Or maybe the NSA doesn’t want to admit to having such a capacity.  🙂

 

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politics

“Morning” After Blues?

I had the same thought as Steve Bennen when he penned A generation later, Rubio flubs ‘Morning in America’:

Maybe the whole “morning” metaphor was a little too subtle for Marco Rubio. He’s not pitching Reagan’s message; he’s offering the literal opposite.

The point of “Morning in America” was that things had turned a corner and were getting better under the current President at the time (Reagan).  The Gipper had vanquished darkness and we were headed into a glorious new American day.  Things would only get better.  Is that really the impression Rubio wants to make on current voters?  That Barack Obama healed our wounds and improved our standing?  (I happen to agree but it’s odd for Rubio to make that case.)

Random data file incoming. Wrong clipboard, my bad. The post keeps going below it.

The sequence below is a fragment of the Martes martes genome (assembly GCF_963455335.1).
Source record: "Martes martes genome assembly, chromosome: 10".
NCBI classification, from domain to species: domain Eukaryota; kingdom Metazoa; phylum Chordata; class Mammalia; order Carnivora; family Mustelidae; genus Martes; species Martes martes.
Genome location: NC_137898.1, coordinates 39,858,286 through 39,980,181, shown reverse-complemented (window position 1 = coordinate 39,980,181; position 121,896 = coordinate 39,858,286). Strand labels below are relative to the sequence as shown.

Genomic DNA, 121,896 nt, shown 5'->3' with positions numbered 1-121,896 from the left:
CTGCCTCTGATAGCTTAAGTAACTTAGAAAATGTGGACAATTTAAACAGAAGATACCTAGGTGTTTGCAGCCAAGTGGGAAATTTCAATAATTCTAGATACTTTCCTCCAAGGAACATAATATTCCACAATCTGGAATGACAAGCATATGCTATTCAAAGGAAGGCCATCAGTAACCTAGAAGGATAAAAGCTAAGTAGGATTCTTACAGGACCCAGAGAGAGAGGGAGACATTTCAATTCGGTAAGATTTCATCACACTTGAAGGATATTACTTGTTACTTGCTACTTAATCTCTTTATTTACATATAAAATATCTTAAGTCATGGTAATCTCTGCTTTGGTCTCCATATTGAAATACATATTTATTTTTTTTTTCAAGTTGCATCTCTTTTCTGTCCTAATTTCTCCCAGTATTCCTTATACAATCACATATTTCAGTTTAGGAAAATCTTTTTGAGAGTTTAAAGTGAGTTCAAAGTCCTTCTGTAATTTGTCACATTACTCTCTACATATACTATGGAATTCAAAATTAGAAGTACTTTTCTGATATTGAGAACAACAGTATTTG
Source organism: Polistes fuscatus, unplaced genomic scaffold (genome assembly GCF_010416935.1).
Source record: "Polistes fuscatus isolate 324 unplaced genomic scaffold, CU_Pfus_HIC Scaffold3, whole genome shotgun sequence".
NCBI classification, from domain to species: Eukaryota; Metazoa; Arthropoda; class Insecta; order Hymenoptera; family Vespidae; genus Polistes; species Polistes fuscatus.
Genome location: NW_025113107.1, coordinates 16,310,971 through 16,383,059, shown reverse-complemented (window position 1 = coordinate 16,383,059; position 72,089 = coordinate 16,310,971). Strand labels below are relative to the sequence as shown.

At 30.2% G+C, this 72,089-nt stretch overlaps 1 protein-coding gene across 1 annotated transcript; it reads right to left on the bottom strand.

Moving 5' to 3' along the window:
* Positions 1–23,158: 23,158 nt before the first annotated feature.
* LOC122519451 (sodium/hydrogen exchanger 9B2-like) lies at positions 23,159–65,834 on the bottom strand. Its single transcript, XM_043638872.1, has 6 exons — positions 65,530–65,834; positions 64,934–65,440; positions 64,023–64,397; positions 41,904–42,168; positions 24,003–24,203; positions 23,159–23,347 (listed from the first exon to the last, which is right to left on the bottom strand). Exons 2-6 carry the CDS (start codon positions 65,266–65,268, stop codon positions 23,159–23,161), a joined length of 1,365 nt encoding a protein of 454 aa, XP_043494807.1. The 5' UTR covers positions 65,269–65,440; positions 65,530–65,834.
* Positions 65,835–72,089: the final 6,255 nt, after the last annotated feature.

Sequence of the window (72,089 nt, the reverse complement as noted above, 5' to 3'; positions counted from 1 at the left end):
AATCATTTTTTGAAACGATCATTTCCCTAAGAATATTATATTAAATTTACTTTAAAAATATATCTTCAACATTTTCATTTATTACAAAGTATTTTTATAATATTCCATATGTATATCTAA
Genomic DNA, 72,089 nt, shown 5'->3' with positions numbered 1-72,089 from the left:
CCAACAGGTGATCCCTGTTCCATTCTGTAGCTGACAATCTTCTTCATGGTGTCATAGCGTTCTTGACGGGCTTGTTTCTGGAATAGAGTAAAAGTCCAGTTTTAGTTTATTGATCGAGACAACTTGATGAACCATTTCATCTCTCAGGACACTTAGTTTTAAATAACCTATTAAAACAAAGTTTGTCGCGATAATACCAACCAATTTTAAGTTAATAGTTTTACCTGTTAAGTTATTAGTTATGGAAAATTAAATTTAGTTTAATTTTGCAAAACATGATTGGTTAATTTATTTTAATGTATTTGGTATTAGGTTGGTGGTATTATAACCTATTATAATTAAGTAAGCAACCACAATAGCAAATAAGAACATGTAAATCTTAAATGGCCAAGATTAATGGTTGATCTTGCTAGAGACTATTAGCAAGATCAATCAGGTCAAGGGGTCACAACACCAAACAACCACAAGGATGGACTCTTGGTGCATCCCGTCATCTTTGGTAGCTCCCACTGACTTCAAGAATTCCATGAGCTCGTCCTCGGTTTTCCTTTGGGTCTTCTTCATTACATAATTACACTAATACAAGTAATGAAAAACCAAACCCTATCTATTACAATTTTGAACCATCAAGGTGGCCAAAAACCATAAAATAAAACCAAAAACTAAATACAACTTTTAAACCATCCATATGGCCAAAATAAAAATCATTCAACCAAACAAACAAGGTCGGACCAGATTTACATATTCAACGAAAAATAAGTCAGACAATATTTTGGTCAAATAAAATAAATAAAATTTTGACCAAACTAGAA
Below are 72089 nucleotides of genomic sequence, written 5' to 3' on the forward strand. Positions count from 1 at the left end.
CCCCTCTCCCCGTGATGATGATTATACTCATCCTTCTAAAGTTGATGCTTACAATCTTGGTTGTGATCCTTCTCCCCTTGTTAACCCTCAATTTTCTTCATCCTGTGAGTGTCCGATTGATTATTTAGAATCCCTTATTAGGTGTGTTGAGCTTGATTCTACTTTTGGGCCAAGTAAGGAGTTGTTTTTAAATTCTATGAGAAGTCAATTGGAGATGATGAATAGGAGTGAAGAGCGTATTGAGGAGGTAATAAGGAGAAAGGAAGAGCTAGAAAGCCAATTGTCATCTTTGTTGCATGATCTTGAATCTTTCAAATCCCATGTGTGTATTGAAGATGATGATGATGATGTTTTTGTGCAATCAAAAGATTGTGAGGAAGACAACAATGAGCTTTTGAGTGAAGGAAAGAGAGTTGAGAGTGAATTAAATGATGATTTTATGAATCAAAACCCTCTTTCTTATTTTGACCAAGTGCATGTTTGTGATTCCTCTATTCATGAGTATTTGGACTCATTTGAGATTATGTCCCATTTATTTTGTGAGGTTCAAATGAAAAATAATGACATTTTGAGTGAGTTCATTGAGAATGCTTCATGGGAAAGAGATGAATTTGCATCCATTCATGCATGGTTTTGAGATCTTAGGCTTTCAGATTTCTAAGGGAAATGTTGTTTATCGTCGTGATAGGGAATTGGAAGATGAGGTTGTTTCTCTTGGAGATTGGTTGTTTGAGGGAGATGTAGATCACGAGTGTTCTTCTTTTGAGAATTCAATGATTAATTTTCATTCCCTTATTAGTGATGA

The ad itself is appropriately apocalyptic and more in keeping with the current GOP memes.  I wonder if the Rubio campaign commissioned a more upbeat ad, then realized that Rubio as optimist wasn’t getting any traction, and thus called up the ad company and said “Make it completely different”, but all the contracts had been printed or something.

Or maybe they just got the name wrong.  Maybe it’s a typo.  Maybe the title was supposed to be, “Morning After in America”.  Or “Morning … of DOOMSDAY in America!”

Odd and sloppy, no matter what.  Well, at least the cognitive dissonance is getting them some free airplay, I suppose.

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American cantos Health of the Republic politics

Versailles on the Potomac

{Originally penned 2015 Apr 26 and recently rescued from the Drafts folder}

So there have been police confrontations (and possibly even riots) in Baltimore over the past 12 hours, but apparently CNN didn’t feel compelled to cover them.  Instead they kept with covering the White House Correspondents’ Dinner where various people, including the President, got to make jokes.  Justification for ignoring the major story a mere hour’s drive north included: